ACE sponsored the high school boys’ volleyball team at Oracabessa High School last year. Following a close win for first place, Mr. Moncrieffe, our PE/Education teacher for ACE, introduced volleyball to our primary schools with the hope that some will be promoted to a higher level of competition when moving to secondary education.
Just learning to serve has its challenges, but with Mr. Moncrieffe leading the team, everyone gets charged to learn. Get ready for some competition when you visit us for PE. We are ready to SERVE!
Who would know more about that than professional canners? With so many of our sponsored families lacking in refrigeration, preserving whole foods is a key ingredient to growth and development in children. Many of our homes simply lack electricity, and when they do have it, it’s “borrowed” from a neighbor. A few years ago, ACE began looking into teaching canning in Jamaica.
As most programs go with ACE, it takes a few years to develop into a full-blown plan. In this case, that’s partly because Jamaica doesn’t know anything about canning food nor does the ACE staff. We all grew up with wonderful grandparents and parents that canned, but somehow our culture didn’t move forward with that expertise. But times are changing – just take a look at these pictures! The men made the shelves and the ladies taught canning. It was wonderful!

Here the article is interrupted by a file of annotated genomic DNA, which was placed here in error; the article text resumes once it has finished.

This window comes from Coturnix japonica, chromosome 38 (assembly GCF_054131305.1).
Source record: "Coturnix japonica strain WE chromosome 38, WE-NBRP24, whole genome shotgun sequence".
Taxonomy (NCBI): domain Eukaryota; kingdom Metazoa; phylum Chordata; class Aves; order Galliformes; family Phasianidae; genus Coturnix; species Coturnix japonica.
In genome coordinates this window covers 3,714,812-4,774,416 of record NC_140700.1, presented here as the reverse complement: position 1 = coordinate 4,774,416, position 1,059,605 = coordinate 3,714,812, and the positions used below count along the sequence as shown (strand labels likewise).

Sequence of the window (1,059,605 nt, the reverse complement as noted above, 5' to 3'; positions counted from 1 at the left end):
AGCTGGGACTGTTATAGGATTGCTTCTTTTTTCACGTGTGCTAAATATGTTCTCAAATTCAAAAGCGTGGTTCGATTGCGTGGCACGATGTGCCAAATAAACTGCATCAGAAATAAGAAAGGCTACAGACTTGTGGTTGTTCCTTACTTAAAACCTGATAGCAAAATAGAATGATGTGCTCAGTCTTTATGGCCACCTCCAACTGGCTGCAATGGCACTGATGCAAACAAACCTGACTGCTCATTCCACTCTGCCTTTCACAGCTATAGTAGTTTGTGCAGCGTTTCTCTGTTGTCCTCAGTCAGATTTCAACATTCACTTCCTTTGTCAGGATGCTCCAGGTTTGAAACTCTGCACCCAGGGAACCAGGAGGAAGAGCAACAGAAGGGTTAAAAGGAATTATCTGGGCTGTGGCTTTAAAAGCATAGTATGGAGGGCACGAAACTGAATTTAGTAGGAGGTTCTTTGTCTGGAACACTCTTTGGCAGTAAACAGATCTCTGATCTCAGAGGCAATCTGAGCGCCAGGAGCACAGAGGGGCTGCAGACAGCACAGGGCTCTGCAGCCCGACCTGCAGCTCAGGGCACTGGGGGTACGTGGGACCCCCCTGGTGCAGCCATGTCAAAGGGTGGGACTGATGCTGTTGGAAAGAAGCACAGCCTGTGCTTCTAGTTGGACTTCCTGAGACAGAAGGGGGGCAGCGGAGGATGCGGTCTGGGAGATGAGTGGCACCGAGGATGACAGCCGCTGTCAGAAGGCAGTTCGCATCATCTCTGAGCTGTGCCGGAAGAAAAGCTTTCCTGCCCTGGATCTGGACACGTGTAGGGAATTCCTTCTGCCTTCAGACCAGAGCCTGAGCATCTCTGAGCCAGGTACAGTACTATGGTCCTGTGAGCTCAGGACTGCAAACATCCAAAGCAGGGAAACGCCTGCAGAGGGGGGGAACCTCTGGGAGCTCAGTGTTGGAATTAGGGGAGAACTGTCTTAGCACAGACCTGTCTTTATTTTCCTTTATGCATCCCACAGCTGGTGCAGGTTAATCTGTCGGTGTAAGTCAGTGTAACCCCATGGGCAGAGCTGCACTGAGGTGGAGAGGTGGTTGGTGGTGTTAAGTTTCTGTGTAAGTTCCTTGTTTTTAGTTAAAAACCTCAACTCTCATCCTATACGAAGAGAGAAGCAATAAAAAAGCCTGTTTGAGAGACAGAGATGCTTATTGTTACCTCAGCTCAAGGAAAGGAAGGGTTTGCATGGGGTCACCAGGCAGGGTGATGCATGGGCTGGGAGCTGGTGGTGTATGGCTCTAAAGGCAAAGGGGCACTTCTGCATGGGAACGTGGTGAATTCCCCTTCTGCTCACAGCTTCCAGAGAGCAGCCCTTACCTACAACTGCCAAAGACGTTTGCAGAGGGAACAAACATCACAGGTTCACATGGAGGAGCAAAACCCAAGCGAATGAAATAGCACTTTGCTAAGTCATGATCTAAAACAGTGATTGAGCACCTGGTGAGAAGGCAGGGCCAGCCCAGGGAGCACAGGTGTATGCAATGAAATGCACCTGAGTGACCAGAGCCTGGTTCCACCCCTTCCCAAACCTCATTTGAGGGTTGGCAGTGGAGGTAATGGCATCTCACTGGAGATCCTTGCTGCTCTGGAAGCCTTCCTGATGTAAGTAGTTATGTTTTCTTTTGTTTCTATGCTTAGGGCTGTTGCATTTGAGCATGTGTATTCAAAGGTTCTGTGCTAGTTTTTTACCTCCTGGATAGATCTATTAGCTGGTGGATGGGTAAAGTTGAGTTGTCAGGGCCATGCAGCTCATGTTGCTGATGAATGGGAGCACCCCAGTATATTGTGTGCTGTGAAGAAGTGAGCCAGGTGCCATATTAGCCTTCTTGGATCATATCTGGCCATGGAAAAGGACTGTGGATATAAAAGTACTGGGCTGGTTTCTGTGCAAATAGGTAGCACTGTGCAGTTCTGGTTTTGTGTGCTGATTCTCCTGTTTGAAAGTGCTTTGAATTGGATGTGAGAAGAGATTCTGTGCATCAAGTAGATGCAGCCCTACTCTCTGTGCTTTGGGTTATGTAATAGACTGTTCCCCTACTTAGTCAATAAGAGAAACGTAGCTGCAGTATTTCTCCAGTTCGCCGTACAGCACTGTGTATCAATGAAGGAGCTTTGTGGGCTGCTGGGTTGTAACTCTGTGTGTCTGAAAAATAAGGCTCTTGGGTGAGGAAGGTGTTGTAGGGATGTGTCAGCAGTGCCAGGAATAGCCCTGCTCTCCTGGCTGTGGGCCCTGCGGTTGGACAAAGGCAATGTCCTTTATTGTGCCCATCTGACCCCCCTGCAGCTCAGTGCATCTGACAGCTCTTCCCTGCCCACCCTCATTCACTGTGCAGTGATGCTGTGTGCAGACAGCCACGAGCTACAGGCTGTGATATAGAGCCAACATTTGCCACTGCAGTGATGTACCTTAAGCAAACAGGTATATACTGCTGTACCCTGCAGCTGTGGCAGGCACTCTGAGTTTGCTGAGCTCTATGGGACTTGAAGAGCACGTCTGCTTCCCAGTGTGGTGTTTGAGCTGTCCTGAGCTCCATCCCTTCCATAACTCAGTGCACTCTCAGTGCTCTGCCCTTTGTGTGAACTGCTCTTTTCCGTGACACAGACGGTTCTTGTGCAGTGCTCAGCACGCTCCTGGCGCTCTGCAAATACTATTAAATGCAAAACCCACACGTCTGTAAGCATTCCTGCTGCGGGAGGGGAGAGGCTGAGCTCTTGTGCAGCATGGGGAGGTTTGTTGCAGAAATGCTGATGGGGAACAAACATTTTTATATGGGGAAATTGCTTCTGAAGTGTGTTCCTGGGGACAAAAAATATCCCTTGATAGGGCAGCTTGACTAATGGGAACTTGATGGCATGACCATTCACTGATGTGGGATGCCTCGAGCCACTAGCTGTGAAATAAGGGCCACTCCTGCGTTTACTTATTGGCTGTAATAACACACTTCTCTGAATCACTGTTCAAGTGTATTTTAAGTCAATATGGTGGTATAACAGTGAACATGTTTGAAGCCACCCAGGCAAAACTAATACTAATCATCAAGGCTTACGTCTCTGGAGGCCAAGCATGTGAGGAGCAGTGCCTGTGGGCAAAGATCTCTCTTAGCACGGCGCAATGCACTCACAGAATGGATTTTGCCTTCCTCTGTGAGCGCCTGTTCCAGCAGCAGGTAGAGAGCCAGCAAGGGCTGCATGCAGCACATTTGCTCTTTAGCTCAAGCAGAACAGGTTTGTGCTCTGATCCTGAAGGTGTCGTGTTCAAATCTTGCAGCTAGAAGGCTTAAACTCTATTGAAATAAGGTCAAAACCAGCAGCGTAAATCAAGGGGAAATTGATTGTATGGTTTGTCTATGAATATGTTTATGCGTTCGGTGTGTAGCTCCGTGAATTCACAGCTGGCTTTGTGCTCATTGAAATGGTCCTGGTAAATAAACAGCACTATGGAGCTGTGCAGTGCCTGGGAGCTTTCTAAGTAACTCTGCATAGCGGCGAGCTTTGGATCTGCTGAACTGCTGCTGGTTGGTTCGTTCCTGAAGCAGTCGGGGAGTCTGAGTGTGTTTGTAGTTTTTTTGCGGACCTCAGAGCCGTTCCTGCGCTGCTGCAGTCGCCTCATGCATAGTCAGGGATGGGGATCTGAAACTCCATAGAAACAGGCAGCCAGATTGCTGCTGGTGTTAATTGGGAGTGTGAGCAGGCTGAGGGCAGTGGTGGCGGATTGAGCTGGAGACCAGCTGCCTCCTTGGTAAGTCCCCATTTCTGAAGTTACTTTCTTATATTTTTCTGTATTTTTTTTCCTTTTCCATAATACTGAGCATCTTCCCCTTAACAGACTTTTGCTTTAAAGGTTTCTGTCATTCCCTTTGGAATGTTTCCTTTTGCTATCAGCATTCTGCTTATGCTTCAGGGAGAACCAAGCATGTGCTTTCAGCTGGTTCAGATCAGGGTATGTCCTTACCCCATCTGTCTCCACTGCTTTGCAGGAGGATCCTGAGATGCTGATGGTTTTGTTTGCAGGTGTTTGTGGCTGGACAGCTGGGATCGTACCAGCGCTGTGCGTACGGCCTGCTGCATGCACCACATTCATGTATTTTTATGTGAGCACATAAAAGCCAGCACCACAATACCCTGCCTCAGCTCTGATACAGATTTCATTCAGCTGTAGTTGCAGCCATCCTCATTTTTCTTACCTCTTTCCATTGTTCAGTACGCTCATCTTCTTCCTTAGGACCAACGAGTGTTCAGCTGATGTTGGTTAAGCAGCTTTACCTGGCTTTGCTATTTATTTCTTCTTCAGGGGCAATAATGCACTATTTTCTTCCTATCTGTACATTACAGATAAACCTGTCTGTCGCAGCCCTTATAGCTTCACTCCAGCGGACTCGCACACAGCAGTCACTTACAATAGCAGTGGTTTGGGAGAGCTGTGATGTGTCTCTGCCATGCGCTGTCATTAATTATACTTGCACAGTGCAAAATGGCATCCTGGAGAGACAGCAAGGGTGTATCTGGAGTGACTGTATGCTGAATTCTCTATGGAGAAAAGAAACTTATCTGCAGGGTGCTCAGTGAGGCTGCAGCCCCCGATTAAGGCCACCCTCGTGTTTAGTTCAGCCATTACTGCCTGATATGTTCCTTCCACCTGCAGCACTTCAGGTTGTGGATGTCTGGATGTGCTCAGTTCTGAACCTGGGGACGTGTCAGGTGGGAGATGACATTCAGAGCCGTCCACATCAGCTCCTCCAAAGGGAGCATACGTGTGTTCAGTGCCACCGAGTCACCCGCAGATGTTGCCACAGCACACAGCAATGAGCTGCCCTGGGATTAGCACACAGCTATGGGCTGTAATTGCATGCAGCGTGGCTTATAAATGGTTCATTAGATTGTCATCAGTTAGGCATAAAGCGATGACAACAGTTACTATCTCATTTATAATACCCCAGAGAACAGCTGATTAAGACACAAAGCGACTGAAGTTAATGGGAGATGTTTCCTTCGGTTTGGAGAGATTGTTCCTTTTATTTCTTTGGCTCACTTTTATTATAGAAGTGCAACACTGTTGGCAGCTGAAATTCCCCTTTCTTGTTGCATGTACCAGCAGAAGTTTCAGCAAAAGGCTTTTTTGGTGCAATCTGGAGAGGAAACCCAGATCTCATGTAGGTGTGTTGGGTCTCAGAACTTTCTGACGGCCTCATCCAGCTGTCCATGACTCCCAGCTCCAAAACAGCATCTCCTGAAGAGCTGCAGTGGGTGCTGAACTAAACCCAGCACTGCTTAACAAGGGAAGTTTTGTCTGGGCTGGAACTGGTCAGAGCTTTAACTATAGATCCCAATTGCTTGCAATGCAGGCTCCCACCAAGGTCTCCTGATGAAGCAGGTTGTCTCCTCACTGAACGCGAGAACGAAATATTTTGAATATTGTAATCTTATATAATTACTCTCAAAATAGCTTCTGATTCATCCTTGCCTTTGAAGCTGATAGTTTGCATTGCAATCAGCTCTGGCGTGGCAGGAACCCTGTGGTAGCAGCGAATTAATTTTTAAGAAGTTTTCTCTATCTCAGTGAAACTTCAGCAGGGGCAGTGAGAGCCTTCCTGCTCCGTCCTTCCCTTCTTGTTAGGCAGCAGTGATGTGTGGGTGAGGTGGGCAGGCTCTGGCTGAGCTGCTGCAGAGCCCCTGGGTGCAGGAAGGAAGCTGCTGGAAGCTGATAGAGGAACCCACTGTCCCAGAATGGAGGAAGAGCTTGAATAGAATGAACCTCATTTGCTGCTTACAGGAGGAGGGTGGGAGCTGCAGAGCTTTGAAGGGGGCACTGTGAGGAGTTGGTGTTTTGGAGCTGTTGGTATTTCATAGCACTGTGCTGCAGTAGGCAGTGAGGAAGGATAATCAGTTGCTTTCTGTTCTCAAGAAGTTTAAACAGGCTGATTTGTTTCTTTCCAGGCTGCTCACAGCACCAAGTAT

We learned to can whole chicken, soups, beets, vegetables… and the best part is they can last up to two years on a shelf! All the mother has to do it open the lid, heat it up, and it’s a full meal for her family and children. Thank you, Castine, Bethel, and Ringgold, for getting us off and running. More next month on our foodbank and how you can get involved.
Many of you will remember when ACE first began the outreach program of sponsoring children in St. Mary. These were children who simply could not attend school because of many economic challenges ranging from no uniform to wear, shoes with holes, persistent hunger and sleeping only on the floor or on a mattress shared by many.
Then something great happened: one by one, child by child, family by family, you – our stateside volunteers – stepped up and said, “We can help!” And help you did. Our “Sponsor a Child” program started with only four students. A decade later, ACE is now changing an entire community with over 230 students attending school full-time and is growing stronger every day, thanks to you, our wonderful supporters, who believe in living simply so others can simply live.